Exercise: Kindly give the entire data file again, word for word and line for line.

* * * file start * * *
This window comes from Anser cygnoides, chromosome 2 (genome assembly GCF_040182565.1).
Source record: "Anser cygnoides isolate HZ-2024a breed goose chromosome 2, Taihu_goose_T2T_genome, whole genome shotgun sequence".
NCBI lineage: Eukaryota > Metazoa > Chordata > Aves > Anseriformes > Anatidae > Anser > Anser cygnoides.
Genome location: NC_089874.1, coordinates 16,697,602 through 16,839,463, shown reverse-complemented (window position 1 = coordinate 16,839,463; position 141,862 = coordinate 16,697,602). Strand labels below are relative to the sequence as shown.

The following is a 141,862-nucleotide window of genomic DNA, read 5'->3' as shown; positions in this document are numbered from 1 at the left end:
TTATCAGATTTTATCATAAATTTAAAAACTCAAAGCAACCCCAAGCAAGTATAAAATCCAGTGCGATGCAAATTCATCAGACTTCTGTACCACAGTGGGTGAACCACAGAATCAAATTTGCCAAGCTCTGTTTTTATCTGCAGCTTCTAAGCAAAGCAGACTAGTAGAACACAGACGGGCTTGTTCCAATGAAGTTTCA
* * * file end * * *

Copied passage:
This window comes from Anser cygnoides, chromosome 2 (genome assembly GCF_040182565.1).
Source record: "Anser cygnoides isolate HZ-2024a breed goose chromosome 2, Taihu_goose_T2T_genome, whole genome shotgun sequence".
NCBI lineage: Eukaryota > Metazoa > Chordata > Aves > Anseriformes > Anatidae > Anser > Anser cygnoides.
Genome location: NC_089874.1, coordinates 16,697,602 through 16,839,463, shown reverse-complemented (window position 1 = coordinate 16,839,463; position 141,862 = coordinate 16,697,602). Strand labels below are relative to the sequence as shown.

The following is a 141,862-nucleotide window of genomic DNA, read 5'->3' as shown; positions in this document are numbered from 1 at the left end:
TTATCAGATTTTATCATAAATTTAAAAACTCAAAGCAACCCCAAGCAAGTATAAAATCCAGTGCGATGCAAATTCATCAGACTTCTGTACCACAGTGGGTGAACCACAGAATCAAATTTGCCAAGCTCTGTTTTTATCTGCAGCTTCTAAGCAAAGCAGACTAGTAGAACACAGACGGGCTTGTTCCAATGAAGTTTCA